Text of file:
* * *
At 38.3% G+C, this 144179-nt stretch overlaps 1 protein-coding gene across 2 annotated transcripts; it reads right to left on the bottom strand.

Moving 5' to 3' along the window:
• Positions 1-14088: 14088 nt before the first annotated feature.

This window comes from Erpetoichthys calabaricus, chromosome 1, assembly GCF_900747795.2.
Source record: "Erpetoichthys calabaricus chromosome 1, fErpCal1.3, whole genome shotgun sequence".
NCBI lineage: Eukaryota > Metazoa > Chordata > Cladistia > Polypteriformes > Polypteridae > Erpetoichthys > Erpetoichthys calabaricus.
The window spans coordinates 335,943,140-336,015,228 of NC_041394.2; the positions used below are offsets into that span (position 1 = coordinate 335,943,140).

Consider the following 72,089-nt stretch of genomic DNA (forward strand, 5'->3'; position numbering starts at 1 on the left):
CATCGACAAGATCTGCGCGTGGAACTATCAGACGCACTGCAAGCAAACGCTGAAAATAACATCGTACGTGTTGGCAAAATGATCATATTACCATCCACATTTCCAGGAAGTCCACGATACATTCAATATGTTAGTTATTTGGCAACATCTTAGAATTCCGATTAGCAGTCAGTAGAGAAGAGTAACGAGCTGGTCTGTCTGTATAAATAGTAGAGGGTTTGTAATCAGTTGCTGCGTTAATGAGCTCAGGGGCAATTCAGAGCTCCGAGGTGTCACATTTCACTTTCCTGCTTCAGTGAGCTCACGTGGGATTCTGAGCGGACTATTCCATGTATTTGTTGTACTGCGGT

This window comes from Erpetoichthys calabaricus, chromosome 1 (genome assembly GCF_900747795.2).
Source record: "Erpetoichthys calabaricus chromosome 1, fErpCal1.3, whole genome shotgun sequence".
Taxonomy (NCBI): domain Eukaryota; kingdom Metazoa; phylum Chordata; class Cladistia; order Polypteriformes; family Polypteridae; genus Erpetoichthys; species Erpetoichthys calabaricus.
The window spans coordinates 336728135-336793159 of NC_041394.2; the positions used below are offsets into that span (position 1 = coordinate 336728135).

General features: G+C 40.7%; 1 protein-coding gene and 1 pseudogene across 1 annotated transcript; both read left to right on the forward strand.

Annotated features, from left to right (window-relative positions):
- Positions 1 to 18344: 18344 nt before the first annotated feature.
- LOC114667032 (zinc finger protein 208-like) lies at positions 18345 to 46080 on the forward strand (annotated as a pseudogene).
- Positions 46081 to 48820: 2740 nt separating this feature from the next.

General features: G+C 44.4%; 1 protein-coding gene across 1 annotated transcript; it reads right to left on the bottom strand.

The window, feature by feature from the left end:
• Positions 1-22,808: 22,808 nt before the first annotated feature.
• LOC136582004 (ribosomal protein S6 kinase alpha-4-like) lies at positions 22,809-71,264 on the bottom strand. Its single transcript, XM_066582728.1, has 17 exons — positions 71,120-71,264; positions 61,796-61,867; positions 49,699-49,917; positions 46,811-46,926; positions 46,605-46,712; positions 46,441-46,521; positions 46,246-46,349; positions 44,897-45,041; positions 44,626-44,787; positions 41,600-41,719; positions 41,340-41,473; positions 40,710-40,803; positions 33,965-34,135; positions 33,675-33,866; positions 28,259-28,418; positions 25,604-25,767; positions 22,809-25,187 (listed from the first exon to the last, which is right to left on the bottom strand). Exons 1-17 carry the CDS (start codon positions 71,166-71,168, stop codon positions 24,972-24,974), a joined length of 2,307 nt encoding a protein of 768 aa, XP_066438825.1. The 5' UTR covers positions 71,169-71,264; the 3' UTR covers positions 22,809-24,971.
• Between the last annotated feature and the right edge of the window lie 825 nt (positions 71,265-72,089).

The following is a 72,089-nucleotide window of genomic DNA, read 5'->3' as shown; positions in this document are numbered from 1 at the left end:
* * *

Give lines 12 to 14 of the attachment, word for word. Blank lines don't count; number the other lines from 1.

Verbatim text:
Taxonomy (NCBI): domain Eukaryota; kingdom Metazoa; phylum Chordata; class Cladistia; order Polypteriformes; family Polypteridae; genus Erpetoichthys; species Erpetoichthys calabaricus.
The window spans coordinates 336728135-336793159 of NC_041394.2; the positions used below are offsets into that span (position 1 = coordinate 336728135).

General features: G+C 40.7%; 1 protein-coding gene and 1 pseudogene across 1 annotated transcript; both read left to right on the forward strand.